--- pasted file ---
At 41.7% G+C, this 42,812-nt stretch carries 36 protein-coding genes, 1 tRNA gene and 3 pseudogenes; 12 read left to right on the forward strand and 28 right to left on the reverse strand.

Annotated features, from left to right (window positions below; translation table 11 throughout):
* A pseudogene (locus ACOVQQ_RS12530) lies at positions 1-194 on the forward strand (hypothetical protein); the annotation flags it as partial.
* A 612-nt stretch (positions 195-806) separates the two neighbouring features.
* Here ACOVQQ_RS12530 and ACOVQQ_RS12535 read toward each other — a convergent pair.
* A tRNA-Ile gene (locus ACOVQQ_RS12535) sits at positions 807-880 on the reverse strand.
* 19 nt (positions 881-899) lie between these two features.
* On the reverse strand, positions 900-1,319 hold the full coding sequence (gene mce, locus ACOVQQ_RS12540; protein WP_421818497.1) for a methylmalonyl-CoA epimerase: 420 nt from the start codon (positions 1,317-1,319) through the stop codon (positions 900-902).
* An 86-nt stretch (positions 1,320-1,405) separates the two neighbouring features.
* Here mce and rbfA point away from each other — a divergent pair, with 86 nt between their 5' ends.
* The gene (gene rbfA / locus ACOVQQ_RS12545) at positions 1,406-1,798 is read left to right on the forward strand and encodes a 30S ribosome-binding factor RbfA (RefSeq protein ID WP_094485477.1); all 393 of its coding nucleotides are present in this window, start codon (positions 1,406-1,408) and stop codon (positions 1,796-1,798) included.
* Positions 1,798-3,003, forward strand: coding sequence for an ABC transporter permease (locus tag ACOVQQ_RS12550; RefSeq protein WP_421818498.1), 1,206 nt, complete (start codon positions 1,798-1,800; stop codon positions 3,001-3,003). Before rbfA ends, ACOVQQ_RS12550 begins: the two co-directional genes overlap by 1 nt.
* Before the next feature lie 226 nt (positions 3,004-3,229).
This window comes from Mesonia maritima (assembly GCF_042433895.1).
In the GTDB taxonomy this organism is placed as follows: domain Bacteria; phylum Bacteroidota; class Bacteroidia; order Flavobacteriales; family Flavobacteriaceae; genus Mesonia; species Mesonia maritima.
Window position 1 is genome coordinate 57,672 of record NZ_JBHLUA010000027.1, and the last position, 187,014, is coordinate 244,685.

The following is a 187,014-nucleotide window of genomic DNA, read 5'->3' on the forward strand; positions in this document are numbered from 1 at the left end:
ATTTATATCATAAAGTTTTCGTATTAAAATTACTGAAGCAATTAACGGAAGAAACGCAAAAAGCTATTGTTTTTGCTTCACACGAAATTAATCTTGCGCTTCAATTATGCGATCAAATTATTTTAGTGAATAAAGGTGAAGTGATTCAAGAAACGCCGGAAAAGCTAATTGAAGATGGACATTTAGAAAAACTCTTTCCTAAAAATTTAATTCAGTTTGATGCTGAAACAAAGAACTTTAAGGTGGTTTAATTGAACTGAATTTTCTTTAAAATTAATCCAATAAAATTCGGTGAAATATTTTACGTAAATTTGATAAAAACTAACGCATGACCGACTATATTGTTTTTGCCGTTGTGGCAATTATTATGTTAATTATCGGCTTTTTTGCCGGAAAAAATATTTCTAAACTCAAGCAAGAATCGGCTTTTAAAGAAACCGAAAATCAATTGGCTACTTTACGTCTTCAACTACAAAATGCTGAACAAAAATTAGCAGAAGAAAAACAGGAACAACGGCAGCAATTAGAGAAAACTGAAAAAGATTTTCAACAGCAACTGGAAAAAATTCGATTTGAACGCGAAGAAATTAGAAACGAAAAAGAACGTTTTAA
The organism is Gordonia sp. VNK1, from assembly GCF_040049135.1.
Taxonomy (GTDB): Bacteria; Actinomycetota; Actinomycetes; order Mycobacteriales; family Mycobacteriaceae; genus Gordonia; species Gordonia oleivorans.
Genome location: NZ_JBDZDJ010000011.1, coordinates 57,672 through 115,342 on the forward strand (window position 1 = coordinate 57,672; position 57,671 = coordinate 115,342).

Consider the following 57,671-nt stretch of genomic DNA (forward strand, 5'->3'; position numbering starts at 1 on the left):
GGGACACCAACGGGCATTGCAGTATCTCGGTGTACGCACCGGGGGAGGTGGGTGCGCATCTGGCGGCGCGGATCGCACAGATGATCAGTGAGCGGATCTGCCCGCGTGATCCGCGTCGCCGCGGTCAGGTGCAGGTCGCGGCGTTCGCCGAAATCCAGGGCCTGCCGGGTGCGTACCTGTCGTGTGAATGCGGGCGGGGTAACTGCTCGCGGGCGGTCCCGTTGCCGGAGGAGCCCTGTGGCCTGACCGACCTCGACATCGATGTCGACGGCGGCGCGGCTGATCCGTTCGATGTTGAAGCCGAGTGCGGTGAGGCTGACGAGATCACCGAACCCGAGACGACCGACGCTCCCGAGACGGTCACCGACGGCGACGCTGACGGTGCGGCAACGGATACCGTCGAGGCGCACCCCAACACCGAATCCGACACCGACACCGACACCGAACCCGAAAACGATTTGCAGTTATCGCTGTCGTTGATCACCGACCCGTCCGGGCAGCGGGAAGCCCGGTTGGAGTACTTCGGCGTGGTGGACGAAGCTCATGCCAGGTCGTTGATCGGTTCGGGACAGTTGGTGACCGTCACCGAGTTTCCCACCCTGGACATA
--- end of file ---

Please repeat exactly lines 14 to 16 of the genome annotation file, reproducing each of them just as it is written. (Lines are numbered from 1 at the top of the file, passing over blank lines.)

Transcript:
This window comes from Mesonia maritima (assembly GCF_042433895.1).
In the GTDB taxonomy this organism is placed as follows: domain Bacteria; phylum Bacteroidota; class Bacteroidia; order Flavobacteriales; family Flavobacteriaceae; genus Mesonia; species Mesonia maritima.
Window position 1 is genome coordinate 57,672 of record NZ_JBHLUA010000027.1, and the last position, 187,014, is coordinate 244,685.